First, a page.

This well attended nine day class on the building of iron mounted longrifles was held at the home of Hershel House in Woodbury Kentucky from June 4th through June 13th. The class was instructed by Hershel and his brothers John and Frank. By the time I had arrived for a visit, the students had already forged their iron mounts and had moved on to fabricating parts and stocking up their rifles.
Tom Lewis rough shaping his stock and showing some of the various parts he had made for his rifle.
Mike Hawkins and his project - a rifle inspired by an original German gun. He had made the rifle to be given to his Father as a Father's Day gift. When I arrived he had just applied the first coat of finish to the stock.
David Young filing his stock. David was building a rifle based on the distinctive work of 19th century Tennessee gunsmith Elisha Bull.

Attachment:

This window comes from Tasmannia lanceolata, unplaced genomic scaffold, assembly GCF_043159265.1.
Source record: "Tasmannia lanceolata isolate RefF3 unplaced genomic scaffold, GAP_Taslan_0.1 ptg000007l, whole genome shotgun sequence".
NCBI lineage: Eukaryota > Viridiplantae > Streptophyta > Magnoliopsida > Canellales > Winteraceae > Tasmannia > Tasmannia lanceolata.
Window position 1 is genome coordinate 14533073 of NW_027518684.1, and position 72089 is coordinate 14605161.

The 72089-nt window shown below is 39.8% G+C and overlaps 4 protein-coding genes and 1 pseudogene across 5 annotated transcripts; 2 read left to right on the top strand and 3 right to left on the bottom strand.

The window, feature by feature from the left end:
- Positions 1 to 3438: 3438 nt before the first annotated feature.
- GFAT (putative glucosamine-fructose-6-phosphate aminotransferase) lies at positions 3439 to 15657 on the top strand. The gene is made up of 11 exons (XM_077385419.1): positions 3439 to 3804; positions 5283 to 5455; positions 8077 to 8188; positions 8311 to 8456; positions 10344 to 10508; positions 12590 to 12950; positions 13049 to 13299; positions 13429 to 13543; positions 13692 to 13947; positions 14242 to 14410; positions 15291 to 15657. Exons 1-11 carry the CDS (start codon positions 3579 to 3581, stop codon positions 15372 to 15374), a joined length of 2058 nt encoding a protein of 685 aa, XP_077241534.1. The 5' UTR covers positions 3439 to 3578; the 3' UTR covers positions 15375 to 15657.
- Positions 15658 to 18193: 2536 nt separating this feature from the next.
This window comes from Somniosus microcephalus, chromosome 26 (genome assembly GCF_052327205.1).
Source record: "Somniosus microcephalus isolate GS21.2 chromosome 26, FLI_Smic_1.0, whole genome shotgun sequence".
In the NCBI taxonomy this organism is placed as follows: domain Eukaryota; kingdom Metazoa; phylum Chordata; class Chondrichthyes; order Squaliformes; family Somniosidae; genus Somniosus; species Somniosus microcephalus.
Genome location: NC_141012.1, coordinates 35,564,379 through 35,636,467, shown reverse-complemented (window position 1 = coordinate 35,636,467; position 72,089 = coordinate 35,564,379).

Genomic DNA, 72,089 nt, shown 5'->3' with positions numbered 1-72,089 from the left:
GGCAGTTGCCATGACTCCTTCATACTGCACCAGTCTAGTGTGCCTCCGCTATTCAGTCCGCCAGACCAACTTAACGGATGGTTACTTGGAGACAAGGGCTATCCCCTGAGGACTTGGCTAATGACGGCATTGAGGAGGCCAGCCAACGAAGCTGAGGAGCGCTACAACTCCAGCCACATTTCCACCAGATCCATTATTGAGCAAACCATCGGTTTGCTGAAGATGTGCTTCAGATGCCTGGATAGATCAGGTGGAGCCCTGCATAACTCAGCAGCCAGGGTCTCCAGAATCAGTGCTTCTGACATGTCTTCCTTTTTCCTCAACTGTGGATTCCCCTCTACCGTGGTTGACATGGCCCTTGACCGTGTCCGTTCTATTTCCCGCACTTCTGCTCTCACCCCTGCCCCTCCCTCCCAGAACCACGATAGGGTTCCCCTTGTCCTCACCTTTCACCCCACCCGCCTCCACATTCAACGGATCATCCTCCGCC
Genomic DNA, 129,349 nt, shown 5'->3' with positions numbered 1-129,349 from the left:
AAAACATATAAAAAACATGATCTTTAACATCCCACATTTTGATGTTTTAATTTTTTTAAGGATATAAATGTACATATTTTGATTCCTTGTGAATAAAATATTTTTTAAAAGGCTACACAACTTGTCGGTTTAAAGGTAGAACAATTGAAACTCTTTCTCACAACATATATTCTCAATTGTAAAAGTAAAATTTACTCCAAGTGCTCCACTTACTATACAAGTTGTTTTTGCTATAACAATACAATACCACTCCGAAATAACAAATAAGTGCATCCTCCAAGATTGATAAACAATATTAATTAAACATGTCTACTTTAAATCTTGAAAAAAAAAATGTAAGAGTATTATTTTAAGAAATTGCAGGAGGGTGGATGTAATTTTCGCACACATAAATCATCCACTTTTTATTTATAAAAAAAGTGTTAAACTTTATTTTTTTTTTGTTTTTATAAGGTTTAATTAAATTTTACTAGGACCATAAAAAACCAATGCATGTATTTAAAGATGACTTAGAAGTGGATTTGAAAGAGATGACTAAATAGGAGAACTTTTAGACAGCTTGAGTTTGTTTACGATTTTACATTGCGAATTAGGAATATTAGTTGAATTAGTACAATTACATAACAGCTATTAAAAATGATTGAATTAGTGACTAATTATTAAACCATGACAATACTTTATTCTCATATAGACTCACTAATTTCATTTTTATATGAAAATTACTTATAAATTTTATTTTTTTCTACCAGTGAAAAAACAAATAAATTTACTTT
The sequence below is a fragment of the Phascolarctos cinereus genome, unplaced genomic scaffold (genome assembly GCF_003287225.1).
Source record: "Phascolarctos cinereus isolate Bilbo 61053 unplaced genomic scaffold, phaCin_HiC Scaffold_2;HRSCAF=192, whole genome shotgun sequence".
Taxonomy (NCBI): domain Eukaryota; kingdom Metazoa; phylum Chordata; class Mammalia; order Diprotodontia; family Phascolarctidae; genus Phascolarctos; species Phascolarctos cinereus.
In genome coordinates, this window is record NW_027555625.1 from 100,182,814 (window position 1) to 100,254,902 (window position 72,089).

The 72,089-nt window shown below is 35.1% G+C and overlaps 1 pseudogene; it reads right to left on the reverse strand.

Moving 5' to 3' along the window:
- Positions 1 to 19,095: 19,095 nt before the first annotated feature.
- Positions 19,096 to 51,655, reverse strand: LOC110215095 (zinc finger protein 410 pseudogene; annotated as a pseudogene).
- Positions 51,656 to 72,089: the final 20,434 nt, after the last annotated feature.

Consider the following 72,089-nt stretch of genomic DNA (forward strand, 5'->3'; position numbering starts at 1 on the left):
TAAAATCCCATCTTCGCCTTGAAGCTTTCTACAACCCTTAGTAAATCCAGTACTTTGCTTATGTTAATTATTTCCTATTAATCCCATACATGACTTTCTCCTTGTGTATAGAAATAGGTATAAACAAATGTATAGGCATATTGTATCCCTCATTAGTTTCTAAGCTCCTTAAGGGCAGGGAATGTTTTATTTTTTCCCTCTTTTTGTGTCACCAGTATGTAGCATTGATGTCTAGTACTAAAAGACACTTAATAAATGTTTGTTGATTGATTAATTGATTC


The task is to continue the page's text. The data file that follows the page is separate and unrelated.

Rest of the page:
Bucky Blauch's Woodbury style rifle and the beginnings of a hand made patchbox.
Father and Son team Tony and Luke Henderson building a nice left handed squirrel rifle.
Tony's son Luke already has plans for the next project - a .50 caliber rifle that he'll take deer hunting.
Frank House demonstrating some finer points of stock shaping.
Chevron pewter muzzle caps are popular in the class. Here Hershel assists Joe Seabolt with layout for his muzzle cap, and then pours molten pewter for the cap on Steve Minning's rifle.
On the back porch of the cabin, Clay Moreland works on fine tuning a small part and shows his finished rifle.
The House Brothers' class is one of many that are offered at the NMLRA's annual gunsmithing seminars at Western Kentucky University. For more information see the NMLRA's website on Gunsmithing Seminar. All the classes are over for this year.